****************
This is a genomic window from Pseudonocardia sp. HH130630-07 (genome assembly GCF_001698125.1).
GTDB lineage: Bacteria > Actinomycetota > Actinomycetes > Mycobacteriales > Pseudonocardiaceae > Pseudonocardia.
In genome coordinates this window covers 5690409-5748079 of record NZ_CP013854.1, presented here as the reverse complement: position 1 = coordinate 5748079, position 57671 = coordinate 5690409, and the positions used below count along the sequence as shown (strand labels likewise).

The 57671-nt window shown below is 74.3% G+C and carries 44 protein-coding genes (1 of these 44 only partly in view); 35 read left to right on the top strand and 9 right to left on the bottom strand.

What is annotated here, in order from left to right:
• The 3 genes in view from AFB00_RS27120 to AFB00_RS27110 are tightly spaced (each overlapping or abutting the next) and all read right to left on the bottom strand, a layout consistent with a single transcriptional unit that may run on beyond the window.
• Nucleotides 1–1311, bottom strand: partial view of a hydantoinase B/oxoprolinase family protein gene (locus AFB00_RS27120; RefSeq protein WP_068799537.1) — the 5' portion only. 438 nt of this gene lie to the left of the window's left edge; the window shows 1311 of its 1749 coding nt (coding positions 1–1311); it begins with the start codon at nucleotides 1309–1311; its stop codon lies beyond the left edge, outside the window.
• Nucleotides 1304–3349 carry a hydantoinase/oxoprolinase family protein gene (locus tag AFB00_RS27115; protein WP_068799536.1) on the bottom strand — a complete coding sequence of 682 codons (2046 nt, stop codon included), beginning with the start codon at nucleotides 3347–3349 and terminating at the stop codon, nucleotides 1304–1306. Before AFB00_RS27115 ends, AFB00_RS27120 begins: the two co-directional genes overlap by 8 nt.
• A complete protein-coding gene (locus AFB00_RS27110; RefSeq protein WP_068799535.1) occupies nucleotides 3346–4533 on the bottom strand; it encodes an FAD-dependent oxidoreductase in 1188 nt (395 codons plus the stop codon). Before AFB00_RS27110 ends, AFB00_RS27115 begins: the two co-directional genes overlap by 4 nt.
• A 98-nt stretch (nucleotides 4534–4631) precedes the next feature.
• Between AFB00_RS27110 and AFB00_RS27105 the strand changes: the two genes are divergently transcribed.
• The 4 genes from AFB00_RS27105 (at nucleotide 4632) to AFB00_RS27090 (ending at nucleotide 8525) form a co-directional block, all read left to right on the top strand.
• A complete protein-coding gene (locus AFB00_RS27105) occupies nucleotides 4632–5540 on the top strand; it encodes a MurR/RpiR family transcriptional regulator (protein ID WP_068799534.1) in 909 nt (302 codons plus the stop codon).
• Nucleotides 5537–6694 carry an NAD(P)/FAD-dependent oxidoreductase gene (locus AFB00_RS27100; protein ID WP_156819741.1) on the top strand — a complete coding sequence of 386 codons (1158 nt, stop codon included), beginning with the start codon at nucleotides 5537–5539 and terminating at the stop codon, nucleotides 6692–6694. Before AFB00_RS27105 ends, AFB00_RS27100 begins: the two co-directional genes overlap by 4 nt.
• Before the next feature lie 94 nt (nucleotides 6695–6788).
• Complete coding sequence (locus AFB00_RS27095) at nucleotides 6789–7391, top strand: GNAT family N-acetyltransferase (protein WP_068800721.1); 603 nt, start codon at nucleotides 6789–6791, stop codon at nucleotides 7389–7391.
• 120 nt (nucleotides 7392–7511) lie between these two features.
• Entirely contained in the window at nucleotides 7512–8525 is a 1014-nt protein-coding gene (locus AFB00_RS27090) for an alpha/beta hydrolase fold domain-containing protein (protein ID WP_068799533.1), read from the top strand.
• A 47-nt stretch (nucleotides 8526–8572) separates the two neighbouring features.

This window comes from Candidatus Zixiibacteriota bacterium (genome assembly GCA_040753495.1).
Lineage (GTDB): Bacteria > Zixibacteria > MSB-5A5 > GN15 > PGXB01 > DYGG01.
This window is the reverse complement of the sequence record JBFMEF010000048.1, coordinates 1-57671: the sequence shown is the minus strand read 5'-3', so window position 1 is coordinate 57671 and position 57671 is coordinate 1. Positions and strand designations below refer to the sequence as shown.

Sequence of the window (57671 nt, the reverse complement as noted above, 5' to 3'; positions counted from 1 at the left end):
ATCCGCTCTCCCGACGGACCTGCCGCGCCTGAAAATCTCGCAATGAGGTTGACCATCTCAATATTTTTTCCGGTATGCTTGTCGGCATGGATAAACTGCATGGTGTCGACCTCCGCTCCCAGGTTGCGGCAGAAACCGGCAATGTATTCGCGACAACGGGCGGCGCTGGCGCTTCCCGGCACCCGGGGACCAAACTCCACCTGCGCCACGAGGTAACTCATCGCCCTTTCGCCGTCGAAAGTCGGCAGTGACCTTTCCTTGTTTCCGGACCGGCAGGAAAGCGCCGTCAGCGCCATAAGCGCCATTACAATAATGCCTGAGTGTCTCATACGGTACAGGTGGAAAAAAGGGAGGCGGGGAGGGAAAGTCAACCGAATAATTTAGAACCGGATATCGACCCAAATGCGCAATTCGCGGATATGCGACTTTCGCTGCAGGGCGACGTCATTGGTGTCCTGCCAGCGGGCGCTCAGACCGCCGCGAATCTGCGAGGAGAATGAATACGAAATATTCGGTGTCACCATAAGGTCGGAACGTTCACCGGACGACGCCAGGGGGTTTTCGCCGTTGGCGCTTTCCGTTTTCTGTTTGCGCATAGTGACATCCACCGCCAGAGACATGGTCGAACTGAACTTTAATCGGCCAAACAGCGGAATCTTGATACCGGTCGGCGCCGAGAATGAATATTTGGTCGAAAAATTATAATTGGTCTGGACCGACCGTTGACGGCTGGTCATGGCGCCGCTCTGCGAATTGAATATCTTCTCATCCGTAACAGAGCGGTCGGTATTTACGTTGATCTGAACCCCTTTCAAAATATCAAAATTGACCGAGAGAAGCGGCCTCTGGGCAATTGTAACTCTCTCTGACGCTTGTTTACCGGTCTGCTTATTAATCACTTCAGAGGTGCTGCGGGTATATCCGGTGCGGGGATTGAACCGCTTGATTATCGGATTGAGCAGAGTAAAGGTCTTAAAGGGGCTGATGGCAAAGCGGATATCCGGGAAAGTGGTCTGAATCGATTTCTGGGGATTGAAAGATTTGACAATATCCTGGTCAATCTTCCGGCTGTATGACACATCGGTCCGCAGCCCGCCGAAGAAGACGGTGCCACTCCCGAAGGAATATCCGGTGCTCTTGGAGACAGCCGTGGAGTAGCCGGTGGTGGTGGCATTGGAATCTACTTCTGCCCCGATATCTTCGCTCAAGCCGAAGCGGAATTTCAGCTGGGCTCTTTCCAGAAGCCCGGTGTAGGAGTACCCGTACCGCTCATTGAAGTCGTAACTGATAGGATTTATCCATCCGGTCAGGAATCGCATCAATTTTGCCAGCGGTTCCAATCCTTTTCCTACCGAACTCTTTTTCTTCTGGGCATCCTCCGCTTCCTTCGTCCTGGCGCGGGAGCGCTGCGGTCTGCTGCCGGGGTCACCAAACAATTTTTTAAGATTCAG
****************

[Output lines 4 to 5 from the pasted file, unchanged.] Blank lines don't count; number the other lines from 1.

The 57671-nt window shown below is 74.3% G+C and carries 44 protein-coding genes (1 of these 44 only partly in view); 35 read left to right on the top strand and 9 right to left on the bottom strand.

What is annotated here, in order from left to right: